Author: Andrew Darby
Source: The Age
Date: 28 March 2013
Scientists have pulled off a daring close encounter with Earth’s biggest animal, the Antarctic blue whale, using world-first acoustic tracking techniques.
An Australian-led international team for the first time homed in on the marine giants from hundreds of kilometres away by listening for their songs.
Then, in a hazardous operation in icy waters, a small boat team sped within metres of the fast-moving mammals, which can weight up to 100 tonnes, to dart some for scientific data.
Getting up close to a 30 metre blue was “pretty mind-blowing”, said Virginia Andrews-Goff, whose job it was to fire the darts.
“Certainly I was the size of an ant in comparison.”
Dr Andrews-Goff said she was able to fire satellite tags into two blues’ blubber layers, and watch over the next two weeks as one swam 2000 kilometres, confirming the species’ great range through the Southern Ocean.
Others were sampled with biopsy darts that will yield evidence of the whales’ food, as well as tell whether human pollutants are accumulating in their bodies.
The project underscored the strength of non-lethal techniques, according to Australian Antarctic Division chief scientist, Nick Gales.
“There simply isn’t a scientific reason to go and kill a whale in the Southern Ocean,” Dr Gales said.
Its key was the use of sonar listening devices developed from anti-submarine warfare to find what acoustician Brian Miller said was the equivalent of a needle in a haystack.
Commercial whaling last century killed around 340,000 Antarctic blues, reducing their estimated population to a few hundred by the 1970s.
Today, perhaps a couple of thousand of the endangered animals now roam the ocean, Dr Miller said.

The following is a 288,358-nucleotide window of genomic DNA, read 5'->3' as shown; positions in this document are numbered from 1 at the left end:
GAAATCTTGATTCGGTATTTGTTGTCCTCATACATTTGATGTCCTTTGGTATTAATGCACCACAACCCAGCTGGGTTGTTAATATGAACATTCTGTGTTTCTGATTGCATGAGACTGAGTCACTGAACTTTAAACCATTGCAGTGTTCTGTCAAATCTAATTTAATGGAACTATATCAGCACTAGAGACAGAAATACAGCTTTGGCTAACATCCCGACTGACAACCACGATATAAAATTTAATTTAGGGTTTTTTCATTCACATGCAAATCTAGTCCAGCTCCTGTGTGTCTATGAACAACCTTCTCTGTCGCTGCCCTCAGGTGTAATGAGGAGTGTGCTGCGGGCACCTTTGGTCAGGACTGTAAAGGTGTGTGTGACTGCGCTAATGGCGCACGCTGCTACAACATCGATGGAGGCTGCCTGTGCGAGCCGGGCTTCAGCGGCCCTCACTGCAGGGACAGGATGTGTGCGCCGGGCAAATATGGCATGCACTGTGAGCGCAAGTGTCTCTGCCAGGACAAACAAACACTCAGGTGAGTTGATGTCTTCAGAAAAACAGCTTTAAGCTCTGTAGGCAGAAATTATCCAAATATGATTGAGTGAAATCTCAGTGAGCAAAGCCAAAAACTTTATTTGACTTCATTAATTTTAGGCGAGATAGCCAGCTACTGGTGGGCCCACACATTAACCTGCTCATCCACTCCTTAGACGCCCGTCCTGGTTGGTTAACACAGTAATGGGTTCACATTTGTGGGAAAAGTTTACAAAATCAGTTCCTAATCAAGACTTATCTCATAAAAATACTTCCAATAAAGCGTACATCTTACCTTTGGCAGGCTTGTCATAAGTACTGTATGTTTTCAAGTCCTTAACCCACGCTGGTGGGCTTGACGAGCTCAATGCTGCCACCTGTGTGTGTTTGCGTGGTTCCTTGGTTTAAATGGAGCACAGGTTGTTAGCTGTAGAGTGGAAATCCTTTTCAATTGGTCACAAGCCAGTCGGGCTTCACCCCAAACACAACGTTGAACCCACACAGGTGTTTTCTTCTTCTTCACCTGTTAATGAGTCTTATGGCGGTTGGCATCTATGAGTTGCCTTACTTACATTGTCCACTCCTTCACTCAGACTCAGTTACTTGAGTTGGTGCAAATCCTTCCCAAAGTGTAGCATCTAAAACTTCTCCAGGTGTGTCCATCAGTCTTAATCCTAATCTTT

Until now, scientists have studied the whales by following migratory routes, in the hope of encountering blues along the way.
Instead, using sonar to listen for their extremely low-pitched 20-30 second song, Dr Miller said it was possible to hear a blue singing from up to 1100 kilometres away, and gradually home in on the song.
“It’s a very deep song, but all of the Antarctic blues sing the same tune,” Dr Miller said. “They have perfect pitch.”
The research team left New Zealand in January on the chartered fishing boat Amaltal Explorer to work in waters from the Ross Sea region to far south of Tasmania, and analysed 26,545 blues calls on the voyage.
As the ship approached singing whales, Dr Miller’s team was able to triangulate their positions within a few kilometres by dropping sonobuoys into the icy waters.
Observers aboard the Amaltal Explorer were able to do the rest, directing the ship close enough for photo-identification of the whales, or for the darting crew to be launched.
A total of 57 photo-identifications were collected. Dr Andrews-Goff said that by examining dorsal fin shape and skin mottling patterns, scientists could catalogue individuals and compare sightings in later years.
Already one blue with a distinctive fin shape found on this voyage was found to have been photographed off the French Dumont d’Urville base in 2006, she said.
She predicted the voyage’s results would change the way whale research was conducted.
“This method of studying Antarctic blue whales has been so successful it will now become the blueprint for other whale researchers across the world,” Dr Andrews-Goff said.